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"PLU" 2008 Obituary


PLUG  PLUMB  PLUMMER  PLUMPTRE  PLUNKETT 

PLUG o@ca.on.middlesex_county.london.london_free_press 2008-02-20 published
KUINDERSMA, William
II Timothy 4: 7,8
Peacefully in the Palliative Care Unit at Bluewater Health on Saturday, February 16, 2008 William KUINDERSMA age 78 of Sarnia. Beloved husband of the late Cotje (2004). Loving Father of Trudy (Ron) SCHIESTEL and Joan VANDENBERG. Cherished Pops of Steven and Renee, Jaclyn and Jimmy, Heather and Craig, Chuck and Lindsay, Ryan, and Grand Pops to Ethan, Nicole, Robbie, Amber, Jori and Chase. Survived by brother Robert (Mary) KUINDERSMA, sisters Tess (Jim) McWHINNEY, Greta (Hank) PLUG, and sisters-in-law Denyse and Mickey KUINDERSMA. Also survived by brothers-in-law Bill (Edie,) and Peter (Lynne) Esser and sisters-in-law Kay CHIVERS, Lena (Jim) JOOSSE, Betty VANDERHEIDE and Jennie (Lex) KAPTEYN. Uncle Bill will be fondly remembered by his many nieces and nephews as a man of tremendous generosity and optimism. Predeceased by brothers Reinder, John and Pete and parents Ynte and Anna KUINDERSMA. Bill moved to Sarnia from Windsor in 1945 and was employed as president of K&E Sand and Gravel for 38 years. He served the First Christian Reformed Church as Deacon, Elder and Cadet Councilor and combined a love of sports and of young people by coaching church hockey and baseball for many years. Family and Friends will be received at Smith Funeral Home 1576 London Line, Sarnia, on Thursday, February 21, 2008 from 2 until 4 p.m. and 7 until 9 p.m. The funeral service will be held on Friday, February 22, 2008 at The First Christian Reformed Church (corner of Exmouth St. and Murphy Rd.) at 11: 00 a.m. Interment to follow at Blackwell Cemetery. Sympathy may be expressed through donations to Christian Reformed World Relief Committee or John Knox Christian School. Memories and condolences may be sent online at www.smithfuneralhome.ca

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PLUG o@ca.on.middlesex_county.london.london_free_press 2008-05-13 published
KAPOGINES, Betty Jane
At Saint Thomas Elgin General Hospital on Sunday, May 11, 2008. Betty Jane KAPOGINES of Aylmer in her 69th year. Beloved wife of Michael KAPOGINES. Dear mother of Kelly GARROD and husband Mike of Aylmer, Karen HUNT and husband Keith of Aylmer and Peter KAPOGINES of Cochrane, Alberta. Loving grandmother of Ryan, Megan, Erin, Samantha and Kristen. She will be sadly missed by a sister-in-law Wanda KAPOGINES and a number of nieces and nephews. Predeceased by her mother Vera (FOOTE) CRANE and her sisters Patricia PLUG and Sandra MARTIN. Born in Saint Thomas, Ontario on March 22, 1940. She was a member of the Ladies Dart League at the Columbus Club. Betty loved the outdoors and camping with her family. Friends may call at the H.A. Kebbel Funeral Home, Aylmer on Tuesday 2-4 and 7-9 p.m. where the funeral service will be held on Wednesday, May 14, 2008 at 1: 00 p.m. Interment, Aylmer Cemetery. Rev. Donald GRAHAM, officiating. Donations to the Cancer Society or the Aylmer Community Foundation would be appreciated. Condolences can be expressed at kebbelfuneralhome.com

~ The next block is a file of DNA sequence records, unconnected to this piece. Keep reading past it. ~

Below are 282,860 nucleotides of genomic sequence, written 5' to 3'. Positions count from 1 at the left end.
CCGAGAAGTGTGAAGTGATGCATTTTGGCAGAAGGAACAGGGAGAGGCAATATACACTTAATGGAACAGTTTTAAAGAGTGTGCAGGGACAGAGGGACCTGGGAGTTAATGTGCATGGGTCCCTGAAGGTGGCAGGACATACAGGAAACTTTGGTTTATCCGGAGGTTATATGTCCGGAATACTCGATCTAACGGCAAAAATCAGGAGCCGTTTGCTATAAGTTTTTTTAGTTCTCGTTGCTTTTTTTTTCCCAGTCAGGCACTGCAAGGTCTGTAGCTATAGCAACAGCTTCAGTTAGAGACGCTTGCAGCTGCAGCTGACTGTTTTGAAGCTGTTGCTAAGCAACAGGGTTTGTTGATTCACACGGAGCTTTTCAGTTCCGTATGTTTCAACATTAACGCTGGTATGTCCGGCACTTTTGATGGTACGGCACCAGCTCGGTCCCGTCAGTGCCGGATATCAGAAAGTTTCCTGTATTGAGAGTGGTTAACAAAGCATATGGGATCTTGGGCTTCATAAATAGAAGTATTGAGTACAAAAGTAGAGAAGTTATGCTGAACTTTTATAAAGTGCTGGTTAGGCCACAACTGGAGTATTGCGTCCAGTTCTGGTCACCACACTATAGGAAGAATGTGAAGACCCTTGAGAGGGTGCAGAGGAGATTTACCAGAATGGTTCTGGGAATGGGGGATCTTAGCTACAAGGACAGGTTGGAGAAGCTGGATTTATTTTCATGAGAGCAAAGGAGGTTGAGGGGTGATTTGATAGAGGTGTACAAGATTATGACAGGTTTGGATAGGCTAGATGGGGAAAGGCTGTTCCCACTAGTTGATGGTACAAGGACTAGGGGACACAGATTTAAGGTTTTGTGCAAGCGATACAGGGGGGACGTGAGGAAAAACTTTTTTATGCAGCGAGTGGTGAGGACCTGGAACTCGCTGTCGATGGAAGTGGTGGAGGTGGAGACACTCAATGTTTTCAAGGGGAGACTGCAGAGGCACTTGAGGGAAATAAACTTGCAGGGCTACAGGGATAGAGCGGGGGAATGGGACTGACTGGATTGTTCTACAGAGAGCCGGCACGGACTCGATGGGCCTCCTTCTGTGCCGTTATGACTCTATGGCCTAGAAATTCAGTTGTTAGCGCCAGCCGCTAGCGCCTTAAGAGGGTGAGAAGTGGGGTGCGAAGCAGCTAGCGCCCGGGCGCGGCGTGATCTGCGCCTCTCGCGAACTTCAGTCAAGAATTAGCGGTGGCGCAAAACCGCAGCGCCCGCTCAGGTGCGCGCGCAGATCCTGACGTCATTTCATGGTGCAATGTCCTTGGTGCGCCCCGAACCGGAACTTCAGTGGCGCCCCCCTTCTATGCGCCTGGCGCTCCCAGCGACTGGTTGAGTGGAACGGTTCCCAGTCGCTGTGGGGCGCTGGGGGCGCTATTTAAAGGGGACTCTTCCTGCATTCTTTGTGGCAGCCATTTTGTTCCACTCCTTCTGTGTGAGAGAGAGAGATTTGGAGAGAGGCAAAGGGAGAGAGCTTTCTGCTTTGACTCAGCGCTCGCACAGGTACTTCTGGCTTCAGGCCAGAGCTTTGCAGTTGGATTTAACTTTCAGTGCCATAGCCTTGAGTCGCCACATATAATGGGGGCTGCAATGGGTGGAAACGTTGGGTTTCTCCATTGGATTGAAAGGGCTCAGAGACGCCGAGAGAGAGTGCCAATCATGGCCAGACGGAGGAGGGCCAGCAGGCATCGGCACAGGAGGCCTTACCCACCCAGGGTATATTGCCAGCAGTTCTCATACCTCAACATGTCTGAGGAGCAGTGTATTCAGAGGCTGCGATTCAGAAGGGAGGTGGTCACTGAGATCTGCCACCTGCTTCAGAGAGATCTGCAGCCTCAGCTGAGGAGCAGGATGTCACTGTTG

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PLUMB o@ca.on.middlesex_county.london.london_free_press 2008-02-21 published
PLUMB, Norman Victor
At the Deep River and District Hospital on Tuesday, February 19, 2008. Norman PLUMB age 79 years. Beloved husband of the late C. Muriel PLUMB (HARTWIG.) Dear brother of Albert PLUMB of London. Cherished uncle of 20 nieces and nephews. Predeceased by a brother Donald PLUMB and a sister Elsie DEANE. Also survived by a dear sister-in-law Freida HARTWIG of Deep River. Friends may call at the Valley Funeral Home, Deep River on Thursday from 2-4 and 7-9 p.m. Funeral Service will be conducted in the Real Hope Christian Assembly, Deep River on Friday at 11: 00 a.m. Interment in Emmanual Baptist Cemetery, Killaloe (in the Spring). In memoriam donations to the Four Seasons Lodge, Deep River would be gratefully appreciated.

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PLUMMER o@ca.on.grey_county.artemesia.flesherton.the_flesherton_advance 2008-07-16 published
PLUMMER, Mervyn Albert
Mervyn PLUMMER of Duncan, born in Collingwood Township, a son of the late Earl Milton and Wilda Viola (née WILKINSON) PLUMMER, passed away in Meaford on Friday, July 4, 2008 at the age of Mervyn was well known in the local area communities and surrounding area as he was always interested in vehicles and equipment and he loved to drive. Before returning to farming Mervyn enjoyed a brief career in trucking which included a bread delivery route, livestock cartage and gravel trucking for area construction projects.
After returning to farming Mervyn still enjoyed his vehicles and was well known to area implement dealers as he was always interested in what was new in the industry. He also drove many students for several years on a local bus route. Mervyn also enjoyed the outdoors and the pleasures of nature and hunting. He was a devoted and valued member and supporter of Kolapore Calvary Church of the Nazarene.